The truth is that these extreme job and economy destroying positions of the radical left are now well and truly on the national agenda and there is a very real danger that they might become law.

Don’t believe me? Remember that on the day before the last election, Julia Gillard ruled out a carbon tax absolutely.

After the election, as a result of the Greens influence, the carbon tax was immediately back on the agenda.

The true extent of Greens influence on Labor is yet to be fully tested, but, the signs are ominous.

It will be a challenge for Labor to resist this lurch to the extreme and radical left, particularly as both they and the Greens now compete against each other to attract union dollars. And let’s not forget that union support is valuable, with it being a $1 billion per year industry throwing tens of millions of dollars of donations behind left political parties and causes.

So, the future? Industrial relations in Australia will once again be ideologically founded and argued leaving behind the commonsense and practical approach which began to develop even under Hawke and Keating.

The Greens ideology is to take and redistribute power from capital to labour as quickly as it can. Every single one of its industrial relations policies are aimed at this outcome. Not one of its policies in this area considers the needs of the common good, the economy, or employers, or the long term well being of employees.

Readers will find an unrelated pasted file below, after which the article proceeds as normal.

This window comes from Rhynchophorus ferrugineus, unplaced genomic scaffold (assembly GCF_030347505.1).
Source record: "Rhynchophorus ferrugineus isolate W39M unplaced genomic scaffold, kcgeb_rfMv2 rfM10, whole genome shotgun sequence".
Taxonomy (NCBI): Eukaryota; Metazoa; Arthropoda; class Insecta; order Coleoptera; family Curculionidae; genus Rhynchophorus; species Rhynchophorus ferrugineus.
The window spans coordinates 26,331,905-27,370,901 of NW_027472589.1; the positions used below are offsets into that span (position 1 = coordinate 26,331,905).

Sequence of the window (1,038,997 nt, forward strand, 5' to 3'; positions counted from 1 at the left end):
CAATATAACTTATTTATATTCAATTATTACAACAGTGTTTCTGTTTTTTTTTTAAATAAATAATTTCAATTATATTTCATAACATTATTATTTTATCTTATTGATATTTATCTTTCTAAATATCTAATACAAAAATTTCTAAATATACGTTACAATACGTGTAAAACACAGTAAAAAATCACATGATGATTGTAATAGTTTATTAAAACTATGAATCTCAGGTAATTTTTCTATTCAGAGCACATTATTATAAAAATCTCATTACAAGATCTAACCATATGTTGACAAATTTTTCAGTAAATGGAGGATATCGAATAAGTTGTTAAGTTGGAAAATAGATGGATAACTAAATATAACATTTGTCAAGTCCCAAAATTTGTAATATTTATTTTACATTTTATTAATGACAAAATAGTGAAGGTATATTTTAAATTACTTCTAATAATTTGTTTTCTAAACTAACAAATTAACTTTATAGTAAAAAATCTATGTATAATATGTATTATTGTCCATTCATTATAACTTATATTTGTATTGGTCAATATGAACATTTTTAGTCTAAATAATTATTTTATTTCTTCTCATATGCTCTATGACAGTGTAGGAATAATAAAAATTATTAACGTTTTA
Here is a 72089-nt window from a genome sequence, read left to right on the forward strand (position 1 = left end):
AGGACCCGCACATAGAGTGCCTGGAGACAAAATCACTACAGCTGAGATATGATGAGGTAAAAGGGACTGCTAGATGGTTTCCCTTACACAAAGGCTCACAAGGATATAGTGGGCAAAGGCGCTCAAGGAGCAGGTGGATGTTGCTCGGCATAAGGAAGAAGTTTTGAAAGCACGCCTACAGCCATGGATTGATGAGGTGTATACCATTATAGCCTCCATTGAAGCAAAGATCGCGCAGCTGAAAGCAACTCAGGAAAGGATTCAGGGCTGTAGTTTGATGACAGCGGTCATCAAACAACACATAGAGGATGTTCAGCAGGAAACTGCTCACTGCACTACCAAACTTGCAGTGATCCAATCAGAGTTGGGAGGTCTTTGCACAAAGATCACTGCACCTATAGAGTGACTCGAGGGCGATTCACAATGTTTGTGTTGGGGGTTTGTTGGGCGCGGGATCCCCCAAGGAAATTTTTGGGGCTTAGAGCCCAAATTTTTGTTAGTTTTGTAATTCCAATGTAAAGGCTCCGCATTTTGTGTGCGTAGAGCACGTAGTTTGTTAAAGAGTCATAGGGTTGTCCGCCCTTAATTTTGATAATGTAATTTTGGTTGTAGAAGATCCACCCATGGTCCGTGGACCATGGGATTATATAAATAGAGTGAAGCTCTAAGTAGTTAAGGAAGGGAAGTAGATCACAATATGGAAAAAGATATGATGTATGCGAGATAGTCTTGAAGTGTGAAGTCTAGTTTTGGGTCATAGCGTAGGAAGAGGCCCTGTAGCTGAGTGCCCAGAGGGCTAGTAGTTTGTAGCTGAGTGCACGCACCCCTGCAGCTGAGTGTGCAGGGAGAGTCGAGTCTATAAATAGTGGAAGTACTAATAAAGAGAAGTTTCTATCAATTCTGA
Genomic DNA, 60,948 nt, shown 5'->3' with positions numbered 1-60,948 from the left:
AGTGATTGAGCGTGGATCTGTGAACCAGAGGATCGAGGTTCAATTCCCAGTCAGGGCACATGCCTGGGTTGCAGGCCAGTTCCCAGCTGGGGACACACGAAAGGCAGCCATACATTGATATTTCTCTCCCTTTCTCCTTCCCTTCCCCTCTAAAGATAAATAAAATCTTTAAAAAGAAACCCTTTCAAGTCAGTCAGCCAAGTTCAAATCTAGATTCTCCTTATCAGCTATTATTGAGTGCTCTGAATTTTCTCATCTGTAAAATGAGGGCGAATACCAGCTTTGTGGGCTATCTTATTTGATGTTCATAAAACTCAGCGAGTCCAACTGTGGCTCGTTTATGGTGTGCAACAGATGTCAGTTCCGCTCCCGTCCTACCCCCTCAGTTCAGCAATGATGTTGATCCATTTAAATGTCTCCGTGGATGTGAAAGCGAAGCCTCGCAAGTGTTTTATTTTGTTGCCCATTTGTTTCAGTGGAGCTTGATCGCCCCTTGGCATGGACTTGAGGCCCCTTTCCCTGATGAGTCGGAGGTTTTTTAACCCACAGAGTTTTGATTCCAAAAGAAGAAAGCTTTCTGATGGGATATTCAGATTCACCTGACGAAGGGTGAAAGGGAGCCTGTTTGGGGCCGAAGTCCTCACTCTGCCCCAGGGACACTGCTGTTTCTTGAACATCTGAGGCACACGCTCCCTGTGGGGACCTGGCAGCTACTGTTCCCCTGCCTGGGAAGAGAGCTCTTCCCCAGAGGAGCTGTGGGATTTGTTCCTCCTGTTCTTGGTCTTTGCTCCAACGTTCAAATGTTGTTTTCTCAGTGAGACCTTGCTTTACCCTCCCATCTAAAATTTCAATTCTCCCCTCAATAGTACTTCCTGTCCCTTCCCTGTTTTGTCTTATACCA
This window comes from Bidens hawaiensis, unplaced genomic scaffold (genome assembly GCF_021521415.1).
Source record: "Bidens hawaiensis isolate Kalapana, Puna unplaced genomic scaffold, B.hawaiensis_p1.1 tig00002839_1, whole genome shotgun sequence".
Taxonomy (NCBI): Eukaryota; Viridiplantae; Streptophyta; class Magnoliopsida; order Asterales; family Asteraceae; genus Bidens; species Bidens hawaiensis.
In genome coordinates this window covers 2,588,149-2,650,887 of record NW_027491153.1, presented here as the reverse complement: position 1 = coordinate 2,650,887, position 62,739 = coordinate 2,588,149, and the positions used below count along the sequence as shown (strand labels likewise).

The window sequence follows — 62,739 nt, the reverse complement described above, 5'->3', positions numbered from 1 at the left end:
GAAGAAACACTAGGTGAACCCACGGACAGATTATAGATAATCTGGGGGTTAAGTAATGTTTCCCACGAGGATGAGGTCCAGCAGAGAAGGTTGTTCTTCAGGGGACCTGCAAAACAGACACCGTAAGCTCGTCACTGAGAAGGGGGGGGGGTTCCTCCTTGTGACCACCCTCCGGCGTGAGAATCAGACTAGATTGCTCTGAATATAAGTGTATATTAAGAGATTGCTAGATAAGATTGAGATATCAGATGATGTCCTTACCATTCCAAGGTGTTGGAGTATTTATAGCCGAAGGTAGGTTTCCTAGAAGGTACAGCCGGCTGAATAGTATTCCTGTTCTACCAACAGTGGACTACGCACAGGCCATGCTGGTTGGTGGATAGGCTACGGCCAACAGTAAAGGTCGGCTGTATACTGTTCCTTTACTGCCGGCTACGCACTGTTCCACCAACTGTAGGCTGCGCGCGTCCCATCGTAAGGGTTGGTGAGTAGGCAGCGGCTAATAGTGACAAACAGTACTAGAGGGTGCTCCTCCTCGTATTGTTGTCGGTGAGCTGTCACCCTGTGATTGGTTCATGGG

Gone will be the days when we consider the practical consequences of regulatory change. Instead, policy will be based solely on ideology – extreme, dogmatic and impractical ideology.

And that is why those concerned about our country’s economic future and welfare, and the human rights of individual workers and small businesses need to speak out and take a stand before its too late.

About Eric

Eric Abetz has been a Liberal Senator for Tasmania since 1994 and has served in a range of Leadership, Ministerial and Shadow Ministerial roles.